Language as Action. James Pustejovsky USEM 40a Spring 2006. What is “discourse”?. Discourse is: language above the sentence or above the clause a continuous stretch of spoken language larger than a sentence, often constituting a coherent unit
Discourse is a particular unit of language (above the sentence).
(From “The Colour Purple”, Alice Wharton)
Jack is tall and kind and don't hardly say anything. Love children. Respect his wife, Odessa, and all Odessa Amazon sisters (Celie’s Diary)
Discourses of food Social Practice
“Healthy Food” Healthy lifestyle
Argues that truth conditions are not central to language understanding. Utterances do not only say things, they do things.
Distinction between constatives and performatives.
Performatives cannot be false, but they can fail to do things.
Performatives are not a special class of sentences. Some sentences are explicitly performatives, others can be implicitly.
The performative/constative distinction does not really exist. Rather, they are special cases of a set of illocutionary acts.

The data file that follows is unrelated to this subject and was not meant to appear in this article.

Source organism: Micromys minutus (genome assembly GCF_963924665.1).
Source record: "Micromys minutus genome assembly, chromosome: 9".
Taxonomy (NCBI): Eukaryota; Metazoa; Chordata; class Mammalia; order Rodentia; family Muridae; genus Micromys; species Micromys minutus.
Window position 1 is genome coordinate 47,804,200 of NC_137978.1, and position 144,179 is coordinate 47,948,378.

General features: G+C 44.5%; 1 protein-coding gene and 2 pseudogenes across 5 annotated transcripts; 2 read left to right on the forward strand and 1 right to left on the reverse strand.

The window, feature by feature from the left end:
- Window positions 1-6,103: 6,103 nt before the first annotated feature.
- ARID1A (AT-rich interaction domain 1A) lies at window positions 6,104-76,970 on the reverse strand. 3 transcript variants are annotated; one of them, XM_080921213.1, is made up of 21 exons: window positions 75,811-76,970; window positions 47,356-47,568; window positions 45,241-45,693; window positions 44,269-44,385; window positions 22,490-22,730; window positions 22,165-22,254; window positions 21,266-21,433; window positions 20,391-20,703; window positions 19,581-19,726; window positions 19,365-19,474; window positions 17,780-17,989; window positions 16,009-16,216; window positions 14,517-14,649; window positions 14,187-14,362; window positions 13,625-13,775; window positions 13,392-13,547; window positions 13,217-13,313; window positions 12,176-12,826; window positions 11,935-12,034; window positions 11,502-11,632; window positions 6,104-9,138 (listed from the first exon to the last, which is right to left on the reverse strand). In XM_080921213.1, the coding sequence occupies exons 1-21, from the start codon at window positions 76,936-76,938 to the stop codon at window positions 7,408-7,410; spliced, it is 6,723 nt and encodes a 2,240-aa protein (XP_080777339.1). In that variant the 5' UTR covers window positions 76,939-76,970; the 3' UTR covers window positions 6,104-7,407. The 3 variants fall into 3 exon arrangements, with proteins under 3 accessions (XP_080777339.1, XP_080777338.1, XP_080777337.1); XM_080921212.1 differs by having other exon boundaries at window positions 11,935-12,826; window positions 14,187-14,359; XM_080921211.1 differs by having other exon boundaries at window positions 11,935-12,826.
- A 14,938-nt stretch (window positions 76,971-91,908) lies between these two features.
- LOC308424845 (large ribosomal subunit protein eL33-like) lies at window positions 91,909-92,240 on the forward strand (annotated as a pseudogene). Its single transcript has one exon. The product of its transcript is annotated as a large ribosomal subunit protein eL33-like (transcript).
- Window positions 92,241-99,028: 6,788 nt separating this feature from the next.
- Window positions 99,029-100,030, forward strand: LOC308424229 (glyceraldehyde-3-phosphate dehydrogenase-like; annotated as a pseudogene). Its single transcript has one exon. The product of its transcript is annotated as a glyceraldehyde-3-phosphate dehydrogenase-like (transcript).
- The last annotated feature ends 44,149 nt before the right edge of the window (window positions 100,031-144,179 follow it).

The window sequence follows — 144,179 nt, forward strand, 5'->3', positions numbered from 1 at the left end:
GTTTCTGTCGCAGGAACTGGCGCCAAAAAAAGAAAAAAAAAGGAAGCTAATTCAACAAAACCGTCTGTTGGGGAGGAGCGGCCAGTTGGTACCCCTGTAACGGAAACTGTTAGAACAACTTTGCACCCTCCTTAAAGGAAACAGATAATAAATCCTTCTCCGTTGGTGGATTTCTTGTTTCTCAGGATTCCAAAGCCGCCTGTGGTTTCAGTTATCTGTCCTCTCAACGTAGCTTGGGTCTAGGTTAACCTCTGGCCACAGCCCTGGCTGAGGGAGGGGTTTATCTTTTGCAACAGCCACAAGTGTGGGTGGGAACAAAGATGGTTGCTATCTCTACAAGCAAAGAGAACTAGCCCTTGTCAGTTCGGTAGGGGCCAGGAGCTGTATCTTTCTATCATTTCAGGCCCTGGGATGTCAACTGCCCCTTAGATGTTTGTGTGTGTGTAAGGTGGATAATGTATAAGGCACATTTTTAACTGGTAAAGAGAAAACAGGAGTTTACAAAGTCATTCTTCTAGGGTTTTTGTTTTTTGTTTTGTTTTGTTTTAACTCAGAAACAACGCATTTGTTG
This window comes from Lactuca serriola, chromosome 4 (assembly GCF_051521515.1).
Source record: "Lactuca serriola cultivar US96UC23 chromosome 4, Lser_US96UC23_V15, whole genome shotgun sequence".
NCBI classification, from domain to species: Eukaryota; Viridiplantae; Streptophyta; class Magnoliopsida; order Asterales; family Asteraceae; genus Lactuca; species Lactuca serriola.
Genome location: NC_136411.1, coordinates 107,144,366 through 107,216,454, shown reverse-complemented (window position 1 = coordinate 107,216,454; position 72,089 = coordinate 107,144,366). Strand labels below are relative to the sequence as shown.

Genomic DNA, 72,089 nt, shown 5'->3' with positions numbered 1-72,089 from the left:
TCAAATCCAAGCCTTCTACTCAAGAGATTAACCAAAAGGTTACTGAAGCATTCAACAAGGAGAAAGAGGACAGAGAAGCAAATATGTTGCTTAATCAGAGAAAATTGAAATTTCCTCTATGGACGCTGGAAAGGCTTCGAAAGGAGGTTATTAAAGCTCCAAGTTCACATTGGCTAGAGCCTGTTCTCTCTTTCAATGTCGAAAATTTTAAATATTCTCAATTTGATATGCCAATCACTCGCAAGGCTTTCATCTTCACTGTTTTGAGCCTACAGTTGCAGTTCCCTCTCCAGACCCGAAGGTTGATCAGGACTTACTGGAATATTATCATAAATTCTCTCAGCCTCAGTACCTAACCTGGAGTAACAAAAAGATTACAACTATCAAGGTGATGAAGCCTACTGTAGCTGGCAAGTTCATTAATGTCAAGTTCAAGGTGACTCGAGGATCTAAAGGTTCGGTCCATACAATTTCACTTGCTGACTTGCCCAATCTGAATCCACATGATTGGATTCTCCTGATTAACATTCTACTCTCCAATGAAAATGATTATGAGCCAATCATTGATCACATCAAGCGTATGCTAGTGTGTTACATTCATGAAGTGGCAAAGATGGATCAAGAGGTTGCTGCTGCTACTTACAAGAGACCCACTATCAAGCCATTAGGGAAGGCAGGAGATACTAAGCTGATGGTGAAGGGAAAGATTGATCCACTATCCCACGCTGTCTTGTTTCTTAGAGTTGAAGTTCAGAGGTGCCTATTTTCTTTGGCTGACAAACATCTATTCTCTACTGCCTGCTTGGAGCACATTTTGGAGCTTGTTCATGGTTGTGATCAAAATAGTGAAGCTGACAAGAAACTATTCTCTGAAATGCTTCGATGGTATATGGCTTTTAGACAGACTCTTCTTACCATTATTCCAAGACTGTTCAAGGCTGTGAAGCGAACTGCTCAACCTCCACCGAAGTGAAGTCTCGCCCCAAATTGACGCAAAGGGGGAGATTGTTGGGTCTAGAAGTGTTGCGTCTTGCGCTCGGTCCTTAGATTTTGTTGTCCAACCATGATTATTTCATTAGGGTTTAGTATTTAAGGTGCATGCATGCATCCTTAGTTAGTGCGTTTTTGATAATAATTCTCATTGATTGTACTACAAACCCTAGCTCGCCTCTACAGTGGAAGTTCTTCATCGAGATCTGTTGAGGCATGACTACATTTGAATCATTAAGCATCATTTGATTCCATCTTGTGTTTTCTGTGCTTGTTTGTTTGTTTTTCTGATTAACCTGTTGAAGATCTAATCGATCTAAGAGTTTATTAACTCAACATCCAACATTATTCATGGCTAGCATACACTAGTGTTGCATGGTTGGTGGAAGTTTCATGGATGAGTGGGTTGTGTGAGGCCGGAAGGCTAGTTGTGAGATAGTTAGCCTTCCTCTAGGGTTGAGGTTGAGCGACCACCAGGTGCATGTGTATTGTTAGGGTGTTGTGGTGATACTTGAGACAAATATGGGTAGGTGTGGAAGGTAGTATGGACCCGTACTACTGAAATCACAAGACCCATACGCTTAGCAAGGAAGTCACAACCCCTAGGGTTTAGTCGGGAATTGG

I declare the meeting open.
I hereby apologize.
I hereby declare the meeting open.
to thank, etc.
Favorite examples: marriages
Each speech act consists of 3 components:
(From "Sense and Sensibility")
Wait, he is kneeling down.
Conclusions for DA:
Make your contributions as informative as required (for the current purposes of the exchange). Do not make your contribution more informative than required.
Do not say what you believe to be false. Do not say something if you lack adequate evidence.
Be perspicuous (or express your ideas clearly)
Avoid obscurity of expressions (= do not use expressions which are not clear or easy to understand);
Avoid ambiguity (= presence of more than one meaning);
Be brief (avoid unnecessary usage of too many words);